Aim: Daydreaming is a cognitive phenomenon characterized by the redirection of attention from the external world to inner representations. Although serving several adaptive functions, excessive daydreaming has been related to emotional problems and poor psychosocial adjustment. During adolescence, this phenomenon has been scarcely explored as potential psychopathological correlate. This study aims to explore daydreaming frequency and association with psychopathological symptoms in a non‐referred population. Methods: Participants were adolescents from a community sample (N = 251). Daydreaming was assessed through the Daydreaming Frequency Scale (DDFS). Youth Self‐Report (YSR) and Strength and Difficulties Questionnaire (SDQ) were used as self‐reports to evaluate psychopathological problems and adaptive functioning. Results: Excessive daydreaming was present in 12.7% of participants. DDFS scores were significantly elevated in respondents with clinical scores for internalizing, depressive, obsessive–compulsive, and post‐traumatic stress problems. Symptom severity correlated positively with the DDFS. Higher daydreaming was also associated with emotional symptoms, conduct problems and total difficulties on the SDQ. Conclusions: Adolescents who daydream show increased depressive, obsessive–compulsive, and post‐traumatic stress symptoms. Possible cognitive processes at play in the relationship between daydreaming and psychopathology are discussed. Daydreaming may represent a silent psychopathological index that deserves better recognition in the clinical practice and in mental health initiatives for adolescents.
... Maladaptive Daydreaming (MD) is a clinical condition, characterized by persistent and 2 recurrent absorption in vivid, detailed fantasies, that interferes with interpersonal, academic 3 or vocational functioning (Somer, 2002). Differently from MD, daydreaming is a normal and 4 widespread mental activity (Klinger, 1990) characterized by a conscious off-task thought 5 (Smallwood et al., 2003) which an individual can develop as an internalized form of play 6 (Singer, 1975). ...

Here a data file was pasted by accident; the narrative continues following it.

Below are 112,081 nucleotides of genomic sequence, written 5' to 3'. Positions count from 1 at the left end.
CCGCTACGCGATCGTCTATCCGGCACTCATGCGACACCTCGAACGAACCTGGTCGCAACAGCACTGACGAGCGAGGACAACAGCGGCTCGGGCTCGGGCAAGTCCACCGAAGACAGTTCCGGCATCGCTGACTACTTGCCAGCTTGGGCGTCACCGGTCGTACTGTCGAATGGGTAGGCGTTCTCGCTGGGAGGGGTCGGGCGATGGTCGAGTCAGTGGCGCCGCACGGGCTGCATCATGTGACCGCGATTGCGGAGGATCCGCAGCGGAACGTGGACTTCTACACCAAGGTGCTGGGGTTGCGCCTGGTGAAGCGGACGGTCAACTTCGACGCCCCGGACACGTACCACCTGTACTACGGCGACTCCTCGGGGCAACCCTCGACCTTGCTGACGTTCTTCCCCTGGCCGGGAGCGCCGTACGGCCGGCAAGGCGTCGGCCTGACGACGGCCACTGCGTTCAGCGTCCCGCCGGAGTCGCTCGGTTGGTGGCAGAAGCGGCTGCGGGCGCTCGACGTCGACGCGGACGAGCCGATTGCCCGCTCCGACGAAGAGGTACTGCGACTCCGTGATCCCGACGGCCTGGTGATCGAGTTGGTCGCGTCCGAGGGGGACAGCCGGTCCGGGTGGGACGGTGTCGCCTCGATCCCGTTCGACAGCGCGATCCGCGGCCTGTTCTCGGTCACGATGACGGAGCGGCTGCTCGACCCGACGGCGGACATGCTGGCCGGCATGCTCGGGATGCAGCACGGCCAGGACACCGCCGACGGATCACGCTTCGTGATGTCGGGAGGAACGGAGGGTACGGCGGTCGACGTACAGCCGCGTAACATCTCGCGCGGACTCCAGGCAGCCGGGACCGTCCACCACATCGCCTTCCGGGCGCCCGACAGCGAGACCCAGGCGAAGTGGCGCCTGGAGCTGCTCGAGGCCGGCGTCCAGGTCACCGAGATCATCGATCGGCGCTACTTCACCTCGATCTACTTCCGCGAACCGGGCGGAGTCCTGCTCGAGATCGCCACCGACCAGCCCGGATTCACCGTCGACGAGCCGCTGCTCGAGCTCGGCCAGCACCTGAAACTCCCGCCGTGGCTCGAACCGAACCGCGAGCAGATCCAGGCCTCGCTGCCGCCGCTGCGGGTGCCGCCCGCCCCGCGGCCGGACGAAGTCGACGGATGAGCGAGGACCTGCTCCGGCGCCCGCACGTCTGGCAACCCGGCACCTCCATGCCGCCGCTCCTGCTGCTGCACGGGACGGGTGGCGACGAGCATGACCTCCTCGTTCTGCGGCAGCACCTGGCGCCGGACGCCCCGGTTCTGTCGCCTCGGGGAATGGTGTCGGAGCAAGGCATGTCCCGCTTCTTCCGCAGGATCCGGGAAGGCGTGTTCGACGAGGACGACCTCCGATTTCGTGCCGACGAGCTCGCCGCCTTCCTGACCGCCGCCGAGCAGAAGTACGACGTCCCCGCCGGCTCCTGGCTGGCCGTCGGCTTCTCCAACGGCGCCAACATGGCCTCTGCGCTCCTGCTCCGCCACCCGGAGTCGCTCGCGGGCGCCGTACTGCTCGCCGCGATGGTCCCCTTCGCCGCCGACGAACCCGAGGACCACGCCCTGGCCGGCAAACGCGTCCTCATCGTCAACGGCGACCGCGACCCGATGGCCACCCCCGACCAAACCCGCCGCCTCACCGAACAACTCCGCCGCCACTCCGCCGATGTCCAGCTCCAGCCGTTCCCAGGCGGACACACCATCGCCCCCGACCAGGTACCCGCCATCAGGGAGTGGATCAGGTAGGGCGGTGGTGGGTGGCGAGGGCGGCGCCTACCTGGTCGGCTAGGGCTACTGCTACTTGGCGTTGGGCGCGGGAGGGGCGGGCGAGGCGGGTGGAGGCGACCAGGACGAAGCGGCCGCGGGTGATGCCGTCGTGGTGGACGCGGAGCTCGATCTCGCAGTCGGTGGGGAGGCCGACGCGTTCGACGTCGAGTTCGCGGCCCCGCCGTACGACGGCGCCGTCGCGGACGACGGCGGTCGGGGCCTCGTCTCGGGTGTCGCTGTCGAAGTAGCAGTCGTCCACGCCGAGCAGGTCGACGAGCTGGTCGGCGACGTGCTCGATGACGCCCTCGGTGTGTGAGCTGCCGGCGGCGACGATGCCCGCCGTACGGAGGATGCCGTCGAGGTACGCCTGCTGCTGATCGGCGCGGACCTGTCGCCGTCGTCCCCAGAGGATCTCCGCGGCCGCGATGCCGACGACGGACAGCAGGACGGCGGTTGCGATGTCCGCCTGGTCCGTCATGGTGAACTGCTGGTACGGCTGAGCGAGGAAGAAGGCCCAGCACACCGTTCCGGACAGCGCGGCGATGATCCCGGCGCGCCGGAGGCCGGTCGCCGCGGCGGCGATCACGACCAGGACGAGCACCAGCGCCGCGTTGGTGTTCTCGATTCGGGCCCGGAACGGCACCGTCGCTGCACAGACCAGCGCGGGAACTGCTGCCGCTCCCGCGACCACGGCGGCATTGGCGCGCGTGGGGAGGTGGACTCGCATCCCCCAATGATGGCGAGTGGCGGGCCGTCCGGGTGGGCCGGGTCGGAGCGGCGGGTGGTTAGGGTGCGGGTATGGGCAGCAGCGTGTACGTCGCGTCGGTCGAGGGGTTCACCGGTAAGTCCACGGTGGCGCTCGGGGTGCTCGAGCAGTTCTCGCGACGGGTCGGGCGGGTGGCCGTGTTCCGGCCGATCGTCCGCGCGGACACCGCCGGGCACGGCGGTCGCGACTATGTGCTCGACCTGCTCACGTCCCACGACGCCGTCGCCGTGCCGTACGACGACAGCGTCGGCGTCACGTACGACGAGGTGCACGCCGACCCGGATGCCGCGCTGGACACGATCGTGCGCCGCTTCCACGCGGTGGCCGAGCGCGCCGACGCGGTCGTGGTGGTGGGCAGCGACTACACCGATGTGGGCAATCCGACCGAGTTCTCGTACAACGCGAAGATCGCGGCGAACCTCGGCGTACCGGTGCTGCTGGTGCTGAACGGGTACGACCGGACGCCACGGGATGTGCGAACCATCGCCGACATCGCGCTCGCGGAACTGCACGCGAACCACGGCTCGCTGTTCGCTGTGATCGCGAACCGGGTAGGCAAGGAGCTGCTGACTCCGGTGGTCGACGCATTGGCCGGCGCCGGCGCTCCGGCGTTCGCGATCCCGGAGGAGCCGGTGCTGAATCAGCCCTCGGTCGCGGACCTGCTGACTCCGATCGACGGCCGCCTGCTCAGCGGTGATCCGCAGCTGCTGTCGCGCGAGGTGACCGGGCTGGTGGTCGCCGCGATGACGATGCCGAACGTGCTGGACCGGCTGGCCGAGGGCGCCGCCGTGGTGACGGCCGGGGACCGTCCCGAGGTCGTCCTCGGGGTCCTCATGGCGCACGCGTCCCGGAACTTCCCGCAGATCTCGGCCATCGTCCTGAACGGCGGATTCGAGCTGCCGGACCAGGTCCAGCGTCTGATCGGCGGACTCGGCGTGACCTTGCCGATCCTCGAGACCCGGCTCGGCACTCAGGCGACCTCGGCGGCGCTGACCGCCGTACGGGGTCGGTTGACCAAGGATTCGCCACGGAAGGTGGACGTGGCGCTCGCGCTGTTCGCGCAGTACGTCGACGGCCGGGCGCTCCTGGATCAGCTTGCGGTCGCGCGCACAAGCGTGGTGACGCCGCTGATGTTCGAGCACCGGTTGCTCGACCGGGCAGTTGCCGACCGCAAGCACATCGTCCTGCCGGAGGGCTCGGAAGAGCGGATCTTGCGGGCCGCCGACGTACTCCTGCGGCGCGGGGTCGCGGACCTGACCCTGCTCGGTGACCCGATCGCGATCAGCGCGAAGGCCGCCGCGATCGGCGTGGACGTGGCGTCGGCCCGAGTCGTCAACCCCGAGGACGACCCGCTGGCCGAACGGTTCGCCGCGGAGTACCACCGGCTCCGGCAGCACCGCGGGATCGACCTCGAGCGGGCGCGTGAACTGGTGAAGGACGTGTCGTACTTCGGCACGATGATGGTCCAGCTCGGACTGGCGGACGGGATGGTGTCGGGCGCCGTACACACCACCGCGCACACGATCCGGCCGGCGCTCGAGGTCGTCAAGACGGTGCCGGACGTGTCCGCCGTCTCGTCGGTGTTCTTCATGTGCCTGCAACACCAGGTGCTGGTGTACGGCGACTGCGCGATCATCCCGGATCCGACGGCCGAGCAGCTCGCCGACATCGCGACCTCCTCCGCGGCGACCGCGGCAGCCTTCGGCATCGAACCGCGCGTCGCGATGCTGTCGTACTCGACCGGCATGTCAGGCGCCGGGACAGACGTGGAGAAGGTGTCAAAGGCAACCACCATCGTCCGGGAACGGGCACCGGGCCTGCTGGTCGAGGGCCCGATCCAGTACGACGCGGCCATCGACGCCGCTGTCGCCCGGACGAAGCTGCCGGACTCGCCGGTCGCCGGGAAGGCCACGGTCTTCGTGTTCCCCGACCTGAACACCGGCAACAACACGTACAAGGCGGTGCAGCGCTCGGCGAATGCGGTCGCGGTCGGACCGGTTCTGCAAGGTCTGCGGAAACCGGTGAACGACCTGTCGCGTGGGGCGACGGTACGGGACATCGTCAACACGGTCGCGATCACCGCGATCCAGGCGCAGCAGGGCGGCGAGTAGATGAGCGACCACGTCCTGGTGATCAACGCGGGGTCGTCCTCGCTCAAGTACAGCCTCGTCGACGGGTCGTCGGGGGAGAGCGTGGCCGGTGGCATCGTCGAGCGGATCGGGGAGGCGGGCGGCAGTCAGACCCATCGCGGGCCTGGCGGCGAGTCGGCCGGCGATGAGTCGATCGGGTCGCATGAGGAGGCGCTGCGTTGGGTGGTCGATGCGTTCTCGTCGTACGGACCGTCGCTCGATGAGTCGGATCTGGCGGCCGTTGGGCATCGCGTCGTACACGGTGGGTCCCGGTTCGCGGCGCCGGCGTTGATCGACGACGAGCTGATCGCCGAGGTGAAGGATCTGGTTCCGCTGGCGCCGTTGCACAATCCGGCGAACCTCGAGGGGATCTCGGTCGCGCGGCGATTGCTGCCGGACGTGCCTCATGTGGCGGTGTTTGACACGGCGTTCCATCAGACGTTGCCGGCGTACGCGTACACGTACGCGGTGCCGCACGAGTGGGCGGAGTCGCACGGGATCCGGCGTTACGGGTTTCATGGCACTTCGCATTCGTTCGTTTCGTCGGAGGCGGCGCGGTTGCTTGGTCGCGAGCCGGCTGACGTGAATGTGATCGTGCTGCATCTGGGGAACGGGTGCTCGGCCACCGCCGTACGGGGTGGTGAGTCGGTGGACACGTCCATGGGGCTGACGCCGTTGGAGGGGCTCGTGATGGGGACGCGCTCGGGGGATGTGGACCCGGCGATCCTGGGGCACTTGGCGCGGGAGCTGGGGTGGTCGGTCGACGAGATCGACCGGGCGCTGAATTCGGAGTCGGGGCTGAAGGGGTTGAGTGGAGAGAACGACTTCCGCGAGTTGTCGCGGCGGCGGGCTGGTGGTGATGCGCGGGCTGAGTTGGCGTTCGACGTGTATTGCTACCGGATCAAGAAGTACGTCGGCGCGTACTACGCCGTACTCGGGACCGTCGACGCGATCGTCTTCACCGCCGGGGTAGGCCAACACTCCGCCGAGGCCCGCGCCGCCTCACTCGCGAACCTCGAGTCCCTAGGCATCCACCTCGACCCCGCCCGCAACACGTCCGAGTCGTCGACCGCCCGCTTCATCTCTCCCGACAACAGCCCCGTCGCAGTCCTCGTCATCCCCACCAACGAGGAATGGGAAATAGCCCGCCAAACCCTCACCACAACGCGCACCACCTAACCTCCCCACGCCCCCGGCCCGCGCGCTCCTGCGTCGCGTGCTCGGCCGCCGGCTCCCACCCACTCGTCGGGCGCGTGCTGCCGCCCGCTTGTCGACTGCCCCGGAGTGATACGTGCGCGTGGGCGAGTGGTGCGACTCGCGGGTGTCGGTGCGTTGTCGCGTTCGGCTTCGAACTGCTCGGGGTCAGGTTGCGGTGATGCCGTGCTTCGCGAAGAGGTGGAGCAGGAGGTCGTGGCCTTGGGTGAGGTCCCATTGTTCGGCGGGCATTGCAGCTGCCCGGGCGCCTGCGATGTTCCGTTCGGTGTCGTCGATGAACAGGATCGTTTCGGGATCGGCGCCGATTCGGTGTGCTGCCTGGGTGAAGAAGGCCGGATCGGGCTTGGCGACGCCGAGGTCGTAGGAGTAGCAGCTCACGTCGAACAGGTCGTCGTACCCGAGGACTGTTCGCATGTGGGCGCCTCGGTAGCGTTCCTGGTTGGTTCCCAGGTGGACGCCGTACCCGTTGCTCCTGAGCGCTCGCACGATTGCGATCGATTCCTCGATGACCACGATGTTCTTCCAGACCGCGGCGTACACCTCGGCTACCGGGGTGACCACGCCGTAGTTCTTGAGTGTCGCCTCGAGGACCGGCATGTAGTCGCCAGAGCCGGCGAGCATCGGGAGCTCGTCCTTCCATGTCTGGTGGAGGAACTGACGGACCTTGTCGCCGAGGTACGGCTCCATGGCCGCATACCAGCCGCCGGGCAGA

... Hem dissosiyatif vakaların maladaptif dalgınlıkları hem de depresyon ve travma sonrası stres bozukluğu hastalarının ruminatif meşguliyetleri, entegre edilmemiş psikopatolojik bir sürecin yansımaları olarak ifade edilebilmektedir. 45, 46 Öztürk, travmatik anıların adeta bir "travmatik obsesyon" fırtınasıyla her an yüzlerce kez zihne hücum ederek dissosiye bireylerin bütün zamanlarını işgal ettiğini hatta kuşattığını önemle vurgulamaktadır ki travmatize bireylerin kendilerine zarar verme davranışları ise dissosiyojen bir savunma olarak intihar girişimlerine bir engel niteliği taşımaktadır yani intihar girişimlerinden kişiyi belirli oranda uzaklaştırmaktadır. 1,6,9,47 Dissosiyatif yaşantıların -özellikle derealizasyonolumlu etkileri, birçok insanın travma karşısında belirli ölçüde ruhsal açıdan stabilitesini korumasına yardımcı olmaktadır. ...
Chapter
Full-text available